It’s an impossible standard, really. Streisand’s performance — her first in a starring role — was like the discovery of precious metal. Michele’s was the culmination of an entire generation’s pop cultural arc. (She rose to fame on TV playing a Funny Girl-obsessed teenager who eventually landed her dream role in a fictional revival of the show.) In a very real sense, McCrimmon and her cast are people who need people to check their unrealistic expectations at the door.

An audience is not unreasonable, though, to ask for sets resembling those seen on Broadway. But Funny Girl makes funny choices on tour, like substituting the New York revival’s artfully understated set pieces with unremarkable tableaus printed atop wrinkly scrims. They look cheap and distracting and sometimes don’t even match the setting of a given scene. Bordering those backdrops is a light-up arch meant to imply the popcorn lights of Broadway but that looks more like the neon curvature of an aging dive bar’s skittish jukebox.

Choreography is mostly on point, even if the show’s latest (and longest) of several excessive tap-dance sequences skews sloppy, or at least it did on Wednesday night. Costumes fair better, capturing the revival’s dazzling designs, including Fanny’s instantly iconic “Parade” dress.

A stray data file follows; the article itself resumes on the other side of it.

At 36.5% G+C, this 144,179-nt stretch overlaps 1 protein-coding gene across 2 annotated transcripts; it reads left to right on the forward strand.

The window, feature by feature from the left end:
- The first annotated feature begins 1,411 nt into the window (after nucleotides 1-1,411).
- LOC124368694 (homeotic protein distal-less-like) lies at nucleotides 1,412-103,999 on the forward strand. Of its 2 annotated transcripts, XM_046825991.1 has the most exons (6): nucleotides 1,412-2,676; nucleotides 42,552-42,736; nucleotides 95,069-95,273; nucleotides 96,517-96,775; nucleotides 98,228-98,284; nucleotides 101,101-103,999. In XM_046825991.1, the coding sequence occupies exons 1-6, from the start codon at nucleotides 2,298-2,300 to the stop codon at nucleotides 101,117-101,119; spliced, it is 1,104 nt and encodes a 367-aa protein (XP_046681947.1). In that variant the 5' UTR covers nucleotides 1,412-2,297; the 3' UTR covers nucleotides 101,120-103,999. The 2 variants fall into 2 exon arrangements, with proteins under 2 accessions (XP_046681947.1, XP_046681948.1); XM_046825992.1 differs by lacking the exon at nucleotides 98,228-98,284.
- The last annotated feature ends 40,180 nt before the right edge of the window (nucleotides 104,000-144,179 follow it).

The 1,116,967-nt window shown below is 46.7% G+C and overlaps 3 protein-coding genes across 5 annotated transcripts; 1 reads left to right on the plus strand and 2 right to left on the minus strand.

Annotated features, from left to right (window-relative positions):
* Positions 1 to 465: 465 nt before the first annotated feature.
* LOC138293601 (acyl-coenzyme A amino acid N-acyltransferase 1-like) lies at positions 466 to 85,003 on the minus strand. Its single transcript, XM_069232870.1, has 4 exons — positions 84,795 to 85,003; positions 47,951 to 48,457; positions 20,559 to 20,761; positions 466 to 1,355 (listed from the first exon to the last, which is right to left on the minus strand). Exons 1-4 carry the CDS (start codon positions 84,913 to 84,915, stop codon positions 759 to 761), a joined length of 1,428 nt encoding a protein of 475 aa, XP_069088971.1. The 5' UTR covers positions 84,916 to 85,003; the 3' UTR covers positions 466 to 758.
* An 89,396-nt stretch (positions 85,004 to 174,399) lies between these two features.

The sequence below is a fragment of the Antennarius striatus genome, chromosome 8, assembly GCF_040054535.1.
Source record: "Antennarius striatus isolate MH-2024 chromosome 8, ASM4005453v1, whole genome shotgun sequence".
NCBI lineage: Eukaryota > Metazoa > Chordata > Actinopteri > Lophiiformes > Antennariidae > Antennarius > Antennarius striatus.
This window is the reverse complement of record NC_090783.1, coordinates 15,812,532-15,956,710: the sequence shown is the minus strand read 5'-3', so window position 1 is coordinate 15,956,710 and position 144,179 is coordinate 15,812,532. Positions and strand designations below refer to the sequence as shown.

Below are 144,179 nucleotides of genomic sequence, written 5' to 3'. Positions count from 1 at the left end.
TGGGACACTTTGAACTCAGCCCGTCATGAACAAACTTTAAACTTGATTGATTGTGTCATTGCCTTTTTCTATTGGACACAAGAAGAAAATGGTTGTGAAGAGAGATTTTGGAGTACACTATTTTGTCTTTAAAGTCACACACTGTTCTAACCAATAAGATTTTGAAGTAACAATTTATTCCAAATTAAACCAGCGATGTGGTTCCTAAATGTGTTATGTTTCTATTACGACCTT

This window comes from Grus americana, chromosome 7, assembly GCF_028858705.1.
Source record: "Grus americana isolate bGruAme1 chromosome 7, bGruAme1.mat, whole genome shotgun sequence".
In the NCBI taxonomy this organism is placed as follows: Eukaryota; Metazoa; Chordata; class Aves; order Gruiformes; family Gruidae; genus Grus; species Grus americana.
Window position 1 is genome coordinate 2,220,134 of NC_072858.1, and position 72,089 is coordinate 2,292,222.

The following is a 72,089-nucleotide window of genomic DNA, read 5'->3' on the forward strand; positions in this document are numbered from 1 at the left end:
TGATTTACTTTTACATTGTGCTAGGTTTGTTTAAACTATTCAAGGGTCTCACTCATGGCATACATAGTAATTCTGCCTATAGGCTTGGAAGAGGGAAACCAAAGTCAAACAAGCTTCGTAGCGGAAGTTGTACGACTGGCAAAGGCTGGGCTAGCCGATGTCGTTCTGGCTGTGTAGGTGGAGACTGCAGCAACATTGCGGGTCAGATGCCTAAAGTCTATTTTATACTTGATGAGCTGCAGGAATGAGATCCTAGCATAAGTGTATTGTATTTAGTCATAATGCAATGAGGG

These things matter so much because Funny Girl is hardly the greatest story ever told. Having scrubbed away any of the specificity that would ground this in biography, it plays like a fast-and-loose fairy tale in which very little happens (a homely girl becomes famous on account of her wit and meets a charming man along the way)… until a lot happens halfway through the second act, mostly by way of exposition (Fanny’s mom shows up to reveal her inexplicable knowledge of years-long duplicity and its various motivations in the span of about two minutes).

Contrary to customary musical structure, Act II fails to resolve any central yearning or dilemma established for its protagonist in Act I. Her big “I want” is to be famous, and she gets that before intermission… and then Act II is basically a “but what do I really want?” that only sort of comes to a conclusion by the end.